This makes sense to those who have no concern for having the ability to chlorinate the spa while in spa mode. There will never be calcium chunks in the spa, the spa water will be in balance with the pool water, and the pool cleaner will pick up the calcium chunks. Oftentimes, when I've asked pool professionals about not being able to sanitize the spa while in spa mode, most don't see it as an issue. They're not concerned with it, or they say there should be plenty of chlorine in the spa.

Earlier this year I was called out to a prospective client's house to give a quote for pool service. As I approached the pool equipment I saw that the SCG had been placed on the pool return line. I told the prospective client what that means for the spa — per the design of the builder there would be no available chlorination while in spa mode.

So how do you treat the spa without over treating it?

THE FIX

Back in late 2008, my company was experiencing the same issues with SCGs everyone else seemed to be having. In response to the problem, we developed for our own purpose what we call a "pre-chem spa bypass," which we believe is, in fact, the answer to SCG use in pools with attached spas. The proper placement of the pre-chem spa bypass is after the heater and before the SCG, just ahead of all chemical (SCG or acid injection) automation.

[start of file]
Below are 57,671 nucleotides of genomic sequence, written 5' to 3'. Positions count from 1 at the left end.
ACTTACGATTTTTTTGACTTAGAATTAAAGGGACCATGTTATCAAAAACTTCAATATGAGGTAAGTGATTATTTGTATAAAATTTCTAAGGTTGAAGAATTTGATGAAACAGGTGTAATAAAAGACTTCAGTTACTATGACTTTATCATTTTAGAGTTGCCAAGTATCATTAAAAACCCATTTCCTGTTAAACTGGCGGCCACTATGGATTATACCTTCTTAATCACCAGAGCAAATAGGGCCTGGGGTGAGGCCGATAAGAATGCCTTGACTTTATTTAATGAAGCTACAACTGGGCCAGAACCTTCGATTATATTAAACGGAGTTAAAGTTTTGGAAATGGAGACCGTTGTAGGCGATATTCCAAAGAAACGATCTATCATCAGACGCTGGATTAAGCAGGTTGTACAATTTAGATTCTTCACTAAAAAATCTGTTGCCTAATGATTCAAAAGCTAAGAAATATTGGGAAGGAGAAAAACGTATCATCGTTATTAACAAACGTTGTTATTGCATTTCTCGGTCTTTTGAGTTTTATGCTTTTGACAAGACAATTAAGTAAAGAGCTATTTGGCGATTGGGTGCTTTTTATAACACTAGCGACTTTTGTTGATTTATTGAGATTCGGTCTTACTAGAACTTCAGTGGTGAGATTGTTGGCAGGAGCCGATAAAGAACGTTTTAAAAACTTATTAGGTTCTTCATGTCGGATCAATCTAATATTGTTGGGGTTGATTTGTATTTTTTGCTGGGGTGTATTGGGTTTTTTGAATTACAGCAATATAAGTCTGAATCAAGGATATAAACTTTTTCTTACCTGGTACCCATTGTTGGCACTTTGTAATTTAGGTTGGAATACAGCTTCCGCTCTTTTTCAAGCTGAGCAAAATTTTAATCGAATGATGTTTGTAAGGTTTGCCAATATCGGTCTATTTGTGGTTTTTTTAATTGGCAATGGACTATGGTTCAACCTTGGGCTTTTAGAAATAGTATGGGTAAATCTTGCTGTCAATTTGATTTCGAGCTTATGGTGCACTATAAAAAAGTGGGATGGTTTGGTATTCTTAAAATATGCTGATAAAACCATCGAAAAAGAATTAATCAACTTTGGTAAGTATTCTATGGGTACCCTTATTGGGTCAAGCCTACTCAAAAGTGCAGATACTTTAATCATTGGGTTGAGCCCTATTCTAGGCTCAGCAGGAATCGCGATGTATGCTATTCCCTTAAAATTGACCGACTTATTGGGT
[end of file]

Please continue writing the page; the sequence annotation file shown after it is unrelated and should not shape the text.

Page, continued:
Now, only previously treated pool water is ever returned to the spa during the regular filtration cycle and because the SCG is treating only the pool, all calcium carbonate chunks return to the pool during the regular pool/spa filtration cycle. When spa mode is selected, the spa is then able to be treated at what amounts to a proportional rate.

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Also, these days (and depending on which SCG manufacturer you use), you can set the self-cleaning cycle for up to a five-hour interval to help prevent cell reversal during the time the spa may be in use.

This solves all but one issue, elevated pH. Scale issues in spas are usually the direct result of disproportional chlorination causing very high pH. This is why I firmly believe you should never install a SCG without the aid of an acid injection system to lower pH.

Knowing what we know now, an SCG without an acid injection system is simply irresponsible, in my opinion. How can we not make it a standard to require chemical control automation when choosing to install a SCG?

If SCGs are plumbed correctly and used in conjunction with pH control, they can be used far more effectively than they have in the past.